It is the mark of an educated mind to be able to entertain a thought without accepting it.
These six tactics not only helped me navigate a 90-minute debate with three Mormons when I didn’t know anything about Mormonism, they can also help you have better conversations with pro-choice people.
I’ve never really spoken with missionaries from the Church of Latter-Day Saints before. I haven’t avoided it, it’s just that for some reason they never went to our neighborhood. That’s why I was surprised the other day to hear the doorbell ring and to open my door to three LDS missionaries asking to pray for me.
You’re probably thinking that I got a big grin (at least on the inside) and immediately welcomed them in. I’m embarrassed to say that I politely declined on impulse. That might have partially been because the impression they gave was that they only wanted to pray for me, and since I believe they would be doing the equivalent of praying to a brick wall, it didn’t seem worth the trouble. But there was also a lazy part of me that just wanted to rest and for them to move on to the next house. I’ve been working 12 to 16-hour days lately and I finally had a Sunday afternoon off, and for a few moments I cared more about that than the three souls standing in front of me. I’m happy to report that once we sat down and got into real discussion, I very much enjoyed myself. I’m glad that they were pushy enough to get past the internal barriers I put up when I saw them.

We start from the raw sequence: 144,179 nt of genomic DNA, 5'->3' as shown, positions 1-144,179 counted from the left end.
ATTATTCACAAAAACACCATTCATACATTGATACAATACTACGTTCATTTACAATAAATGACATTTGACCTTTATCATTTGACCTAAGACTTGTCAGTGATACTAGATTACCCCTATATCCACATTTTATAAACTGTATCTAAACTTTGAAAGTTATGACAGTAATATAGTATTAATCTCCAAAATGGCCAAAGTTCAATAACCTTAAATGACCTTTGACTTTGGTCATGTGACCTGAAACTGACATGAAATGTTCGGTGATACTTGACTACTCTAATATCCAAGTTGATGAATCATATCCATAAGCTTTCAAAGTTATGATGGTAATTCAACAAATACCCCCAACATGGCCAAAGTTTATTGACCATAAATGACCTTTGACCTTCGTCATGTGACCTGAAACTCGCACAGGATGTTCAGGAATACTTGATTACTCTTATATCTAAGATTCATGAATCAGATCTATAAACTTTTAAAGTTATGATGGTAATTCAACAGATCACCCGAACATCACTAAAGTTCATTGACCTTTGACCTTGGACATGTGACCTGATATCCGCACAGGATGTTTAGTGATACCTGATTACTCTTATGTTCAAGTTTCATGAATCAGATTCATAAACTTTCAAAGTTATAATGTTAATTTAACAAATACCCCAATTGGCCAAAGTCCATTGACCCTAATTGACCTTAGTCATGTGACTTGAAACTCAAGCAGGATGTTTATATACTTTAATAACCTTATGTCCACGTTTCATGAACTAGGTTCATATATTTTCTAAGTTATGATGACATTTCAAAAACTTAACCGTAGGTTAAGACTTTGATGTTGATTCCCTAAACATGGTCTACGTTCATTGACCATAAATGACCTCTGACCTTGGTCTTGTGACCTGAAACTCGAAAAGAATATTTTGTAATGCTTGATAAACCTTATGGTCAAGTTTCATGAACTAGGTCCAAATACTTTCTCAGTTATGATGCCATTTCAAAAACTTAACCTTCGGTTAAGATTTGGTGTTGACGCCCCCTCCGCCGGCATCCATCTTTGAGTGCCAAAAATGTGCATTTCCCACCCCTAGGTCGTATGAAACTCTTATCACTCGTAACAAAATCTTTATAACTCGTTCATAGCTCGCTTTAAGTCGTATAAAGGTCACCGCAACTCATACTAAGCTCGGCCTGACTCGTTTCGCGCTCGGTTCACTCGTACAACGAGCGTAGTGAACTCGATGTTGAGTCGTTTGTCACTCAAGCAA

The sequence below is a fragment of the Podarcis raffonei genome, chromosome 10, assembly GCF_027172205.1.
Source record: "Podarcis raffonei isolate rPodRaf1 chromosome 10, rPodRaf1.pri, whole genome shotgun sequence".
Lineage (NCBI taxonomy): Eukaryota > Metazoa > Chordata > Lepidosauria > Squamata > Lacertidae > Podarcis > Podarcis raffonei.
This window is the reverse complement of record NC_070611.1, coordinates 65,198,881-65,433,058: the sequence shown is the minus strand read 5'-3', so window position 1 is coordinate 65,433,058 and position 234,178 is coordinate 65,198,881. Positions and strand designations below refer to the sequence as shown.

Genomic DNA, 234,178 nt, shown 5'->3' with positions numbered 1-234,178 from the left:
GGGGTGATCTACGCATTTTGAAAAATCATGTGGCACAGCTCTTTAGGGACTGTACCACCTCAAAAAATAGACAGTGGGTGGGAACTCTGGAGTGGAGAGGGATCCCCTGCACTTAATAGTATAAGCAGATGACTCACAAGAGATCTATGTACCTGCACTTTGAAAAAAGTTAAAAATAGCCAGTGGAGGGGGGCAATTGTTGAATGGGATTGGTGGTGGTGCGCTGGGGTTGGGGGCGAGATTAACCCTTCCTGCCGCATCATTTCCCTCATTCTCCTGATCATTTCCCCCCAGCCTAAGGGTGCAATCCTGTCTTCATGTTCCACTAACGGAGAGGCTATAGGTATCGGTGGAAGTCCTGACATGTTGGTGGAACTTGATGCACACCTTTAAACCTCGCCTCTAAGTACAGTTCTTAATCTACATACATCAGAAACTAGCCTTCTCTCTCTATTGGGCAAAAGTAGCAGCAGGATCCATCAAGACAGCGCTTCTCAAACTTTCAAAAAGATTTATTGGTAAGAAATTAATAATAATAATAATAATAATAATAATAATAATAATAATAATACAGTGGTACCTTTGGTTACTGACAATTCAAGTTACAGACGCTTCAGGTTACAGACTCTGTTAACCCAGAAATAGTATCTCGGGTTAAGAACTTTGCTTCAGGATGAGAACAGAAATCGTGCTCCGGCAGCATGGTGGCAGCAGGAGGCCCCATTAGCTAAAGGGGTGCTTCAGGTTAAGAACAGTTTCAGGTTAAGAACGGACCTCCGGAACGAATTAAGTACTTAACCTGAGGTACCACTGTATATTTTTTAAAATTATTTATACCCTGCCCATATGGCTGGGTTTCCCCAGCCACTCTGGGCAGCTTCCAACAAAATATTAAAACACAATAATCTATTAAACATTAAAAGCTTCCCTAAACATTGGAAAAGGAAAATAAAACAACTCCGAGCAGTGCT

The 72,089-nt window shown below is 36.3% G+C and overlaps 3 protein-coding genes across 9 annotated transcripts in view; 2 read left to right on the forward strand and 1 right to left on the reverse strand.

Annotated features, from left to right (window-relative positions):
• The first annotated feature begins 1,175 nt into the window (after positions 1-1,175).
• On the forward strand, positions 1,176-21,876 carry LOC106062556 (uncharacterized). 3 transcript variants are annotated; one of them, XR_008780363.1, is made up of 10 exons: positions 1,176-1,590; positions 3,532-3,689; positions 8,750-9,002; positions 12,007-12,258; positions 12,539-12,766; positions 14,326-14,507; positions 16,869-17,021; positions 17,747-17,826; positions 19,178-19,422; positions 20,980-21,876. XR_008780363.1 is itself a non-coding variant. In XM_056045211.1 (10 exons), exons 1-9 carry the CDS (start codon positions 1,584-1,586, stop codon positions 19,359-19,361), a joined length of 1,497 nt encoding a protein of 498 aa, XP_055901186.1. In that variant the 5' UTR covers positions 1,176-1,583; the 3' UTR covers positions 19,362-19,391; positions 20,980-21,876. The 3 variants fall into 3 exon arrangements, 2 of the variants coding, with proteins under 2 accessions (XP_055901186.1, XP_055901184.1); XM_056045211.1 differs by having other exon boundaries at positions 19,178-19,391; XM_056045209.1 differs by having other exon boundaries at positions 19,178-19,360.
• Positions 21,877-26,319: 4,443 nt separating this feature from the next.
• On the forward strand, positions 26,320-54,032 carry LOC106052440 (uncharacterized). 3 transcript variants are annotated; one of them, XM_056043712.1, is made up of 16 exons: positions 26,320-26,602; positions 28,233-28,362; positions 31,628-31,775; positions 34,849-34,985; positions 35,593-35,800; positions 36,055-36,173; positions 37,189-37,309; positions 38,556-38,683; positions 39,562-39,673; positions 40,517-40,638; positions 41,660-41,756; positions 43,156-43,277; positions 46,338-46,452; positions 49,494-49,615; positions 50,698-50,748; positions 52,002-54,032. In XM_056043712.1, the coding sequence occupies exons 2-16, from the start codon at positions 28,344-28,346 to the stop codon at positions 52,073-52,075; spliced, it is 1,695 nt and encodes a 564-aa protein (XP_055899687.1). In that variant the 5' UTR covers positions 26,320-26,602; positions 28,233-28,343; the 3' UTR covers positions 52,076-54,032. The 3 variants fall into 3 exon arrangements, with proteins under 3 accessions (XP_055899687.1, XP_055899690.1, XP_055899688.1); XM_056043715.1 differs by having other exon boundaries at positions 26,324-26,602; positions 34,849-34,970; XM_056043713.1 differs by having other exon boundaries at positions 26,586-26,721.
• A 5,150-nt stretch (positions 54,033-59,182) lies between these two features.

I was a little nervous when they finished praying, because I have never really studied Mormonism. I know a little bit, but it’s one of those things I thought I would always get to later, “when the time was right.” Now here I was, feeling like I was going into a three versus one battle. Even worse, it was like they were a fully-armored team and I felt like I didn’t have any weapons!
Pro-life and pro-choice people often struggle to have productive conversations with each other. I think there are literally dozens of reasons for that, but one of them is that both sides understandably have an agenda they want to focus on instead of learning what the other person believes. Since I didn’t know very much about Mormonism, this was an opportunity for me to put my agenda to the side and go into “information gathering” mode.
Luckily, the discussion went a lot better than I feared it would, thanks to the six tactics in this list.
There is a fine craft of learning the way of love that means we keep finding truth without thinking that makes me better than others.
It is better to remain silent at the risk of being thought a fool, than to talk and remove all doubt of it.